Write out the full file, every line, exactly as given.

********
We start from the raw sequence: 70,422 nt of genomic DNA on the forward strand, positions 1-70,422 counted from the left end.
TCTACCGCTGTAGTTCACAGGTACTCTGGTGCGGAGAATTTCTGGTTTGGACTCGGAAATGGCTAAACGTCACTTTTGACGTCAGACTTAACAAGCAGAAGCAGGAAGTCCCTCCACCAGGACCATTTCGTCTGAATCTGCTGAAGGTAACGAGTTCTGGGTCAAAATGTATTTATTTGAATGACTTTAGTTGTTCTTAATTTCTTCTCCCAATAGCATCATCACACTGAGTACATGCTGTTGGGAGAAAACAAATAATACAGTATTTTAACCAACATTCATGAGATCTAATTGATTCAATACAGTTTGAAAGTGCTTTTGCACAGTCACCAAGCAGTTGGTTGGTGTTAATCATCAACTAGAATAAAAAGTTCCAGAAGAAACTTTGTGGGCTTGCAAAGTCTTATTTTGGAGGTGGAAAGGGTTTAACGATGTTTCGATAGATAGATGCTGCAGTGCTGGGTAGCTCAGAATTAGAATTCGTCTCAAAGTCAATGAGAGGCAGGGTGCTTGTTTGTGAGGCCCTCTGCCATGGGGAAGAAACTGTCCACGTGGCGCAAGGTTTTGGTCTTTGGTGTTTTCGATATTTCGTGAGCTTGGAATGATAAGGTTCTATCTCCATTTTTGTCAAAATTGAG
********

We start from the raw sequence: 70,422 nt of genomic DNA on the forward strand, positions 1-70,422 counted from the left end.
TCTACCGCTGTAGTTCACAGGTACTCTGGTGCGGAGAATTTCTGGTTTGGACTCGGAAATGGCTAAACGTCACTTTTGACGTCAGACTTAACAAGCAGAAGCAGGAAGTCCCTCCACCAGGACCATTTCGTCTGAATCTGCTGAAGGTAACGAGTTCTGGGTCAAAATGTATTTATTTGAATGACTTTAGTTGTTCTTAATTTCTTCTCCCAATAGCATCATCACACTGAGTACATGCTGTTGGGAGAAAACAAATAATACAGTATTTTAACCAACATTCATGAGATCTAATTGATTCAATACAGTTTGAAAGTGCTTTTGCACAGTCACCAAGCAGTTGGTTGGTGTTAATCATCAACTAGAATAAAAAGTTCCAGAAGAAACTTTGTGGGCTTGCAAAGTCTTATTTTGGAGGTGGAAAGGGTTTAACGATGTTTCGATAGATAGATGCTGCAGTGCTGGGTAGCTCAGAATTAGAATTCGTCTCAAAGTCAATGAGAGGCAGGGTGCTTGTTTGTGAGGCCCTCTGCCATGGGGAAGAAACTGTCCACGTGGCGCAAGGTTTTGGTCTTTGGTGTTTTCGATATTTCGTGAGCTTGGAATGATAAGGTTCTATCTCCATTTTTGTCAAAATTGAG